A second line of differentiation is the quality of meat, vegetable and grain products used. The Association of American Feed Control Officials, which oversees product labeling and ingredient regulations for pet food, is ambiguous when it comes to its definitions and lenient when it comes to its allowances, explains Gagliardi. "The premium brands that are sold in the natural foods stores go well beyond what is considered '100 percent complete and balanced' [by AAFCO]." For instance, meat in some conventional products may come from what is referred to in the industry as the four D's—animals that are disabled, diseased, dying or dead before they reach the slaughterhouse.

The definition of animal by-products is another sticky point for many pet food manufacturers. By-products can refer to any part of the animal. Pet food that includes heart, liver, kidneys or bone is considered acceptable by veterinarians. But other ingredients, such as feathers, beaks, feet, teeth or hooves are not acceptable. Because of the definition's broad allowances, the term by-product is negative, so many premium manufacturers avoid it. Instead they list the specific animal parts used.

Including by-products doesn't necessarily disqualify a brand from being natural. The Auckland, New Zealand-based company Country Pets works on the widely accepted philosophy that dogs and cats are carnivores in the wild, and that a natural product should mimic a natural diet. "By-product is a very emotional term," explains Richard Osborn, the company's president. "We're talking about what is natural for a dog to eat. You can make natural cyanide. That doesn't make it safe to ingest cyanide. Dogs don't go out and graze with the sheep—they hunt the sheep. They don't eat corn, grass, rice or wheat any more than they eat hooves or horns. They eat meat."

Although Osborn admits that a raw meat diet would most benefit a dog, he says it is important to weigh nutritional value against safety. By blanch cooking and freezing its lines of dog food, Country Pets makes its products safe for delivery, while maintaing most nutritional content.

Shawn Messonnier, author of The Natural Health Bible for Dogs & Cats (Prima Publishing, 2001) and veterinarian at Paws & Claws Animal Hospital in Plano, Texas, stresses the importance of learning to understand labels when choosing a pet product. "You need to look very closely," Messonier says. "If there is concern, call the manufacturer and ask specific questions."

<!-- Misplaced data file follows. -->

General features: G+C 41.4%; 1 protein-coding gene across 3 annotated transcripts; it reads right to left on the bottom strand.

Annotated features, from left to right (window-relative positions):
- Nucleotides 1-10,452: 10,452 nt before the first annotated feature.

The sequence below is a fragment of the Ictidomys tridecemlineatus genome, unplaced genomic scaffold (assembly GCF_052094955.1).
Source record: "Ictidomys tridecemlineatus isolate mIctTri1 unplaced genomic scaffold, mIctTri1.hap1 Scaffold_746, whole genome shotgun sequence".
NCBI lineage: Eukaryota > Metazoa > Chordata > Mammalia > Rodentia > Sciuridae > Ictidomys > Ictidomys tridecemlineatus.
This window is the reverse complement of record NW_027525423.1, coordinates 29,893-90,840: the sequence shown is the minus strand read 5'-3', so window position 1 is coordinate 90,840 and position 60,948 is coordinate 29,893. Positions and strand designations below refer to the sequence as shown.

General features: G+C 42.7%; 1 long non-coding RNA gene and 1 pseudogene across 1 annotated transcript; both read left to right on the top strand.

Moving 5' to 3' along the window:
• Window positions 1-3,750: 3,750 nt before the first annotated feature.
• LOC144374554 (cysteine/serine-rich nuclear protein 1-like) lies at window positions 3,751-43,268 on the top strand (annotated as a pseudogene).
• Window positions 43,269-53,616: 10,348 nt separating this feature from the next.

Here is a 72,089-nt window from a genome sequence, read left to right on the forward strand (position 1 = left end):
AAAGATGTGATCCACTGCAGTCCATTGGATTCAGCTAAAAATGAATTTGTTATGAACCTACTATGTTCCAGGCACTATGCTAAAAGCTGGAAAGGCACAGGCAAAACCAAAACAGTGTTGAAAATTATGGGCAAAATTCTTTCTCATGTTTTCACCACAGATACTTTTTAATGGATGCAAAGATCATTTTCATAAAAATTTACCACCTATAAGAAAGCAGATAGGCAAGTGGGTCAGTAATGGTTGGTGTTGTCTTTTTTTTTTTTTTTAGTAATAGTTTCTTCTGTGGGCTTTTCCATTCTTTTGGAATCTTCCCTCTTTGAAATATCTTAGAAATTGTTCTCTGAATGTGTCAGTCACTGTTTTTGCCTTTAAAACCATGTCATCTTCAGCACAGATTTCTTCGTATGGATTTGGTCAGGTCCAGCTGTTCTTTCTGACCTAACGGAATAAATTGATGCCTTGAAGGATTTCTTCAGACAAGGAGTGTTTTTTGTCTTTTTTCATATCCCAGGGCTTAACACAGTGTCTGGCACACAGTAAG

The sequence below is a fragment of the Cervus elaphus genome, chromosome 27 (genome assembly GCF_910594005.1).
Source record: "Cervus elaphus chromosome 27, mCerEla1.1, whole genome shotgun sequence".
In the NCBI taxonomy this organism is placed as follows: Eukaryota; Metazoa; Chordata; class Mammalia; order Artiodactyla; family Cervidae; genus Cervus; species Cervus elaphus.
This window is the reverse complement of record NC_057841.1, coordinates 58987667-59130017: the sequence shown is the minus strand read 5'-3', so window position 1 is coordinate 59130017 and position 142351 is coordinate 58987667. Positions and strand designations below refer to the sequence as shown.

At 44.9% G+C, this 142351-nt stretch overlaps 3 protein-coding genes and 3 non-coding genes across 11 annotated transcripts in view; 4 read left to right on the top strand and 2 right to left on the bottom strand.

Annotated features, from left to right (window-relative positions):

An example of the vagaries of pet food labels is "product splitting." Even though it might look promising that a product offers lamb, chicken or beef as the first ingredient on its label, if the next three ingredients are various types of grains, the product might have more grain by weight than meat, explains Messonier. Another example of a potentially misleading claim is "no added preservatives." This statement does not necessarily pertain to the raw materials supplier who may have used any number of chemical additives or preservatives in basic ingredients.

The poor quality of many conventional, inexpensive pet food brands can, during a pet's life, be a serious detriment to an animal's health. Chronic diarrhea, skin disease, bladder infections and possibly cancer can be linked to the toxic or unsanitary constituents in low-grade products.

Experts agree that the only way to be 100 percent certain of the ingredients and processes that go into a pet food is to make it yourself from farm-raised and organic products—an idea outside the scope of most natural foods retailers as well as consumers. Beyond that, explains Hershman, look for organic, human-grade ingredients; make sure there is more meat than filler; be cautious of animal by-products; and, above all else, don't be afraid to ask the manufacturer questions.

"Each line of pet food has its own selling points," agrees Davis, "and each pet has its own individual needs. The best [a retailer] can do is try to find the widest array of options at the highest nutritional value."

Josh Dinar is a Boulder, Colo.-based freelance writer.

Natural Foods Merchandiser volume XXIII/number 3/p. 96-97


Natural Foods Merchandiser volume XXIII/number 3/p. 96



Natural Foods Merchandiser volume XXIII/number 3/p. 97